Lasting for decades, you ask how many species like birds of passage are able to orientate themselves in the earth´s magnetic field. The magnetoreception, a sensory perception which connects evidenced ferrimagnetic material (magnetite, maghemite) with neural structures, depending on direction of an external magnetic field, is discussed[1,2,3]. Those biogene minerals are found in species spread about most animal classes and humans[4,5,6,7], even in plants and bacteria[8,9]. Yet, the exact mechanism of magnetoreception remains unclear, existing opinions leave many unsolved questions: The particles, firmly embedded in cellular material, are not able to turn like a compass needle. There remain unsolved problems in hypothetical approvals of moving superparamagnetic crystals causing mechanical stimuli in the magnetic receptor[10,11]. Proven cell material supposed to be a magnetoreceptor is being called into question by found macrophages. Furthermore, estimated magnetic forces are extremely low. Disruptive influences like heat or acceleration forces by moving animals which overlay the minimal amount of the mechanoreceptoric effect may be additional difficulties. Anyhow, the complete neuronal circuitry is not clearly described.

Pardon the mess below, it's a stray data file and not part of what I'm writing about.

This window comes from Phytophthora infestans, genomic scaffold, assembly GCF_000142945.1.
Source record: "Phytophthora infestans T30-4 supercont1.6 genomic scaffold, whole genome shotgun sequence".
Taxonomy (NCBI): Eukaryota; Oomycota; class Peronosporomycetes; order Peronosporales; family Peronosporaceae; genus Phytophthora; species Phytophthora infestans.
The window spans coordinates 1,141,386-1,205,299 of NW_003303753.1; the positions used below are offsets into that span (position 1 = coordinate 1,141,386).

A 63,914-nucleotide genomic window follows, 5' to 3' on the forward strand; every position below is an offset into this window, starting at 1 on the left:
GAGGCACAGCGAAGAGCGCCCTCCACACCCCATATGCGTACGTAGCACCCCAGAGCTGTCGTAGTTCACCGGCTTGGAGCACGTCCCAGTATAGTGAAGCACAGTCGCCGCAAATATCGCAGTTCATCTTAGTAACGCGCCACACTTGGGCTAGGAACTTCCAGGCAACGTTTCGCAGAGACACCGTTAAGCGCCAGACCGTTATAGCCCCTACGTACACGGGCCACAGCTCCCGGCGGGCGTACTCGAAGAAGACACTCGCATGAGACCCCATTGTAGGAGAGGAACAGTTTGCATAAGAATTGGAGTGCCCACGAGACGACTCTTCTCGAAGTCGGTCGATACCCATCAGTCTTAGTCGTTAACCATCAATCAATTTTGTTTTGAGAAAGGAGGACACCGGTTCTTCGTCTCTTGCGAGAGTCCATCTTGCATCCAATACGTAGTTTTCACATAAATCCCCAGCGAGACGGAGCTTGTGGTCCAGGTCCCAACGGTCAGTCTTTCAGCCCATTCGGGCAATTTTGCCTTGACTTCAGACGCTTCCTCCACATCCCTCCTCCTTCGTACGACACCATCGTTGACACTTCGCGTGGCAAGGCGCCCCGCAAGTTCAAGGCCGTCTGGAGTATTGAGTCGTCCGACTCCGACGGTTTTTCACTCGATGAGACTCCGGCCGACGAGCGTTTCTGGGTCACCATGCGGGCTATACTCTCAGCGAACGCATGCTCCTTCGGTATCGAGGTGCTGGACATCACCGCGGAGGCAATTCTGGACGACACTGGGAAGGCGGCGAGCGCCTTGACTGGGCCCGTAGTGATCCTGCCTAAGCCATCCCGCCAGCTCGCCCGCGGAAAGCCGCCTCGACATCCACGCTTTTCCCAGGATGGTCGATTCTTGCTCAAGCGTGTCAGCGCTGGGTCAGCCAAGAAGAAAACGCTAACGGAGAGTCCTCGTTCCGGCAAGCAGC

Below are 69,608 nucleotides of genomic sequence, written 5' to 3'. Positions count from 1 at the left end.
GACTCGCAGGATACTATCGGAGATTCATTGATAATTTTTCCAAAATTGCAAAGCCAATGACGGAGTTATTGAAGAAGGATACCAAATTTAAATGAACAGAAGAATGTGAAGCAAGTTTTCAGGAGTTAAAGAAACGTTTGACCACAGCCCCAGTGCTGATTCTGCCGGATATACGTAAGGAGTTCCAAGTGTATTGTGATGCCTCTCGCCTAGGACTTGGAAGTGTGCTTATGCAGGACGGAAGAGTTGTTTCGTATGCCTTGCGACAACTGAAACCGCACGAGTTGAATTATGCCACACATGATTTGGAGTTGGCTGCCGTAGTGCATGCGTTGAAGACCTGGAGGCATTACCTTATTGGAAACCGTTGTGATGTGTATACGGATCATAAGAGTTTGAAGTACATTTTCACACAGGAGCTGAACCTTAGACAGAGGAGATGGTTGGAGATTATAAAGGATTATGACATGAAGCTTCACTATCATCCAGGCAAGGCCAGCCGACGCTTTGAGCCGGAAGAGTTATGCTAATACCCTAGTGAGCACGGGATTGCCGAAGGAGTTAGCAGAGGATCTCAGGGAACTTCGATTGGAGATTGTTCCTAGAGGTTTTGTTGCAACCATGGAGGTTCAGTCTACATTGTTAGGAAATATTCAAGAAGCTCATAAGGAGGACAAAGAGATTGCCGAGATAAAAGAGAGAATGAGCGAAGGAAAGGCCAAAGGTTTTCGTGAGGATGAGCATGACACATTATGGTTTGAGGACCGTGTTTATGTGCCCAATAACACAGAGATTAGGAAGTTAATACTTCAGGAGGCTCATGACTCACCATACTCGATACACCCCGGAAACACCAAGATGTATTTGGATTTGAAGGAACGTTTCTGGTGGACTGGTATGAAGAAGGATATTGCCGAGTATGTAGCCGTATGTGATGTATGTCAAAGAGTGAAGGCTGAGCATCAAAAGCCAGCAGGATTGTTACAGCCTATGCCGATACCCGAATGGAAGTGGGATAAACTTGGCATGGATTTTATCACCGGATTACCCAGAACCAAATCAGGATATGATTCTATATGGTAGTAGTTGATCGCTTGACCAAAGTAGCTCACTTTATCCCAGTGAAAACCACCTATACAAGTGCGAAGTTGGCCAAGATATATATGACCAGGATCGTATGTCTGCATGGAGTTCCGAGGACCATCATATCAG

In this hypothesis a possible solution bypassing all these problems is given. It is a magnetic receptor which is based on electrochemical processes: The earth´s magnetic field generates a power field in the area of magnetite particles. Thus, iron atoms pass into solution as cations in an electrolyte and cause neuronal excitations. Finally, the nervous excitation will be processed in the brain and may entail an animal´s reaction to it´s environment.
Starting point for this hypothesis are the proven clusters of biogene magnetite (Fe3O4) and maghemite (Fe2O3). Due to it´s high susceptibility, the magnetic mineral acts as a sort of amplifier. In corners, edges or tips of the particles, as well as in arrangements of clusters, different magnetic flux densities arise caused by alternating direction of the earth´s magnetic field. If the edge region of two certain areas A and B on the mineral (cluster) is combined with an electrolyte, an electrochemical cell results. In the event that area A and B have different values of magnetic flux density, an electrochemical potential will be created between A and B and, consequently, an ionic current flows. This effect has been proved for ferromagnetic material.